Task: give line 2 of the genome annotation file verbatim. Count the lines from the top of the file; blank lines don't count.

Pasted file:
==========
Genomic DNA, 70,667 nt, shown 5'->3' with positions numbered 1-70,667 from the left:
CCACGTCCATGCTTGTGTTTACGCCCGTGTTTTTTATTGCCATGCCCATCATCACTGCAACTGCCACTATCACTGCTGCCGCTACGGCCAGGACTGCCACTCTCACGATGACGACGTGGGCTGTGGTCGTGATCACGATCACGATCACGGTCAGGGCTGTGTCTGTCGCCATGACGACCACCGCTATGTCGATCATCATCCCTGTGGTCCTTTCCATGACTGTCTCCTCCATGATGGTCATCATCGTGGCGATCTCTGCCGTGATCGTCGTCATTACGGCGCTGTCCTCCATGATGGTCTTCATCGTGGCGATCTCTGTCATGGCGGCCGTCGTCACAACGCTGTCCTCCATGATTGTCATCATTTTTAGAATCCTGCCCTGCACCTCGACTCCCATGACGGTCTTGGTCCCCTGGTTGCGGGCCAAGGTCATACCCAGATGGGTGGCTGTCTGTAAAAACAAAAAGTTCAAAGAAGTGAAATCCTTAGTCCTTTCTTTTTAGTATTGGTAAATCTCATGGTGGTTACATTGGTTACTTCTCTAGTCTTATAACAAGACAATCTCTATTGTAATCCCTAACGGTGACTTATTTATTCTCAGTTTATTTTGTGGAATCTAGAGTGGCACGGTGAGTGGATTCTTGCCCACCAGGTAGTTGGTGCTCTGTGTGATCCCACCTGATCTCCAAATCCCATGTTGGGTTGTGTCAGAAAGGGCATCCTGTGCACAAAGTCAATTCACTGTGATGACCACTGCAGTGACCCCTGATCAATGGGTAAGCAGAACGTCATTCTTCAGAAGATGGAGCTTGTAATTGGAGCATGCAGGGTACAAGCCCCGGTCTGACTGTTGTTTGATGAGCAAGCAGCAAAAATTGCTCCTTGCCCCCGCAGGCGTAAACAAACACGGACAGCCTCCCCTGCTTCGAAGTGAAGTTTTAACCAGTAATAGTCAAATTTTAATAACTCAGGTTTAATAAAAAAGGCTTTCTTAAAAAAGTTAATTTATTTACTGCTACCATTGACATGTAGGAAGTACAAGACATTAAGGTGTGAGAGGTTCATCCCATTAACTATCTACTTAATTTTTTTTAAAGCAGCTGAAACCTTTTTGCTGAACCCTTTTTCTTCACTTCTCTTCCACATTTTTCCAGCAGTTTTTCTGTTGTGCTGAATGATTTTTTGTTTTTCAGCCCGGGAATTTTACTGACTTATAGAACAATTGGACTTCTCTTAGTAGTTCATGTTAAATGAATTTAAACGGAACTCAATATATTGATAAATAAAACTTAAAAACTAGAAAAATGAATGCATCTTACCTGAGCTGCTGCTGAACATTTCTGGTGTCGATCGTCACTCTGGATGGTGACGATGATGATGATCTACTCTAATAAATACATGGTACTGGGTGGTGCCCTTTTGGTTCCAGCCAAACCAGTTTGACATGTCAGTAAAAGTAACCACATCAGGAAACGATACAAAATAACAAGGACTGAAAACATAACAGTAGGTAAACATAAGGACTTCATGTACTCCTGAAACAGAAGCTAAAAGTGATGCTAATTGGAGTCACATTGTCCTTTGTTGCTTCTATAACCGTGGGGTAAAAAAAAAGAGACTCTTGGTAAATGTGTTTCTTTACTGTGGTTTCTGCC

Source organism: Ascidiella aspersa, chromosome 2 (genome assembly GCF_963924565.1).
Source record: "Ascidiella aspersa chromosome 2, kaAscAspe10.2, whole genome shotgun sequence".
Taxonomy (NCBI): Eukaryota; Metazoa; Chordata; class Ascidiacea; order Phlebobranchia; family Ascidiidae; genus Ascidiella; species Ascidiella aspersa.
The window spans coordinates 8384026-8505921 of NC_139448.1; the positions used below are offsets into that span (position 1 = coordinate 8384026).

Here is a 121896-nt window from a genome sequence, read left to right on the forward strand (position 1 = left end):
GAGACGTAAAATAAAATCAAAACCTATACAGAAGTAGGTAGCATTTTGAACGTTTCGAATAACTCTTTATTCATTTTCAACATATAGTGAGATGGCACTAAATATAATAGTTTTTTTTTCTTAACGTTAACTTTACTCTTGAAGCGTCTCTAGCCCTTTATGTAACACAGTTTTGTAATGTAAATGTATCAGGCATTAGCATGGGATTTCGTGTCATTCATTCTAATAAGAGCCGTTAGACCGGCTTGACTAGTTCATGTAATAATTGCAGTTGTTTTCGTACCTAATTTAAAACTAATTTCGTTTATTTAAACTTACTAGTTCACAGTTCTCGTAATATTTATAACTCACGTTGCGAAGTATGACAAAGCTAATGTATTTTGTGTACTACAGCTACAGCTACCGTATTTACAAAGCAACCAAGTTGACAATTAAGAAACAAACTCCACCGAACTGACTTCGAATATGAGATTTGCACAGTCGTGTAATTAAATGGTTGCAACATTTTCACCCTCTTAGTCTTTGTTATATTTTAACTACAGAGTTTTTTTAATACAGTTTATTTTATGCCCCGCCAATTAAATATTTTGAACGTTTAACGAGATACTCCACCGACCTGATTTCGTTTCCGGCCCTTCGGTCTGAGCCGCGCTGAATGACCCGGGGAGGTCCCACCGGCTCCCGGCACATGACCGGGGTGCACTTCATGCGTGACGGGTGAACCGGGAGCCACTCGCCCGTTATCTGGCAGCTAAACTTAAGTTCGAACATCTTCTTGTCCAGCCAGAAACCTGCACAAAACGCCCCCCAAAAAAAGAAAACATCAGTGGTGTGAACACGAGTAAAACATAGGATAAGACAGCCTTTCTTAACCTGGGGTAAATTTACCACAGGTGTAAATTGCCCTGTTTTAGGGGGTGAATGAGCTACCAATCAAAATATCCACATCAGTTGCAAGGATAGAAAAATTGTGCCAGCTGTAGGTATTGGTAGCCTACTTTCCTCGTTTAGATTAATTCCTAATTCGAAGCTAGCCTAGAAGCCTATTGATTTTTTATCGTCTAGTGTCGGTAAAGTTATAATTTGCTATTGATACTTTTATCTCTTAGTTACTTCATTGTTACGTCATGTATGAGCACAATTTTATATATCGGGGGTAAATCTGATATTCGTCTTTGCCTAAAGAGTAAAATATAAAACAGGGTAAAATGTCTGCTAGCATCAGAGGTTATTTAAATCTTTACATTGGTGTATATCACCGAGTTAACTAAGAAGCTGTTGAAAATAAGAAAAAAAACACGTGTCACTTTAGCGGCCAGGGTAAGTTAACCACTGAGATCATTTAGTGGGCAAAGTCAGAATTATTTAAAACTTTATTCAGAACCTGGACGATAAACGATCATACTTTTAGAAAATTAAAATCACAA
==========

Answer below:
CCACGTCCATGCTTGTGTTTACGCCCGTGTTTTTTATTGCCATGCCCATCATCACTGCAACTGCCACTATCACTGCTGCCGCTACGGCCAGGACTGCCACTCTCACGATGACGACGTGGGCTGTGGTCGTGATCACGATCACGATCACGGTCAGGGCTGTGTCTGTCGCCATGACGACCACCGCTATGTCGATCATCATCCCTGTGGTCCTTTCCATGACTGTCTCCTCCATGATGGTCATCATCGTGGCGATCTCTGCCGTGATCGTCGTCATTACGGCGCTGTCCTCCATGATGGTCTTCATCGTGGCGATCTCTGTCATGGCGGCCGTCGTCACAACGCTGTCCTCCATGATTGTCATCATTTTTAGAATCCTGCCCTGCACCTCGACTCCCATGACGGTCTTGGTCCCCTGGTTGCGGGCCAAGGTCATACCCAGATGGGTGGCTGTCTGTAAAAACAAAAAGTTCAAAGAAGTGAAATCCTTAGTCCTTTCTTTTTAGTATTGGTAAATCTCATGGTGGTTACATTGGTTACTTCTCTAGTCTTATAACAAGACAATCTCTATTGTAATCCCTAACGGTGACTTATTTATTCTCAGTTTATTTTGTGGAATCTAGAGTGGCACGGTGAGTGGATTCTTGCCCACCAGGTAGTTGGTGCTCTGTGTGATCCCACCTGATCTCCAAATCCCATGTTGGGTTGTGTCAGAAAGGGCATCCTGTGCACAAAGTCAATTCACTGTGATGACCACTGCAGTGACCCCTGATCAATGGGTAAGCAGAACGTCATTCTTCAGAAGATGGAGCTTGTAATTGGAGCATGCAGGGTACAAGCCCCGGTCTGACTGTTGTTTGATGAGCAAGCAGCAAAAATTGCTCCTTGCCCCCGCAGGCGTAAACAAACACGGACAGCCTCCCCTGCTTCGAAGTGAAGTTTTAACCAGTAATAGTCAAATTTTAATAACTCAGGTTTAATAAAAAAGGCTTTCTTAAAAAAGTTAATTTATTTACTGCTACCATTGACATGTAGGAAGTACAAGACATTAAGGTGTGAGAGGTTCATCCCATTAACTATCTACTTAATTTTTTTTAAAGCAGCTGAAACCTTTTTGCTGAACCCTTTTTCTTCACTTCTCTTCCACATTTTTCCAGCAGTTTTTCTGTTGTGCTGAATGATTTTTTGTTTTTCAGCCCGGGAATTTTACTGACTTATAGAACAATTGGACTTCTCTTAGTAGTTCATGTTAAATGAATTTAAACGGAACTCAATATATTGATAAATAAAACTTAAAAACTAGAAAAATGAATGCATCTTACCTGAGCTGCTGCTGAACATTTCTGGTGTCGATCGTCACTCTGGATGGTGACGATGATGATGATCTACTCTAATAAATACATGGTACTGGGTGGTGCCCTTTTGGTTCCAGCCAAACCAGTTTGACATGTCAGTAAAAGTAACCACATCAGGAAACGATACAAAATAACAAGGACTGAAAACATAACAGTAGGTAAACATAAGGACTTCATGTACTCCTGAAACAGAAGCTAAAAGTGATGCTAATTGGAGTCACATTGTCCTTTGTTGCTTCTATAACCGTGGGGTAAAAAAAAAGAGACTCTTGGTAAATGTGTTTCTTTACTGTGGTTTCTGCC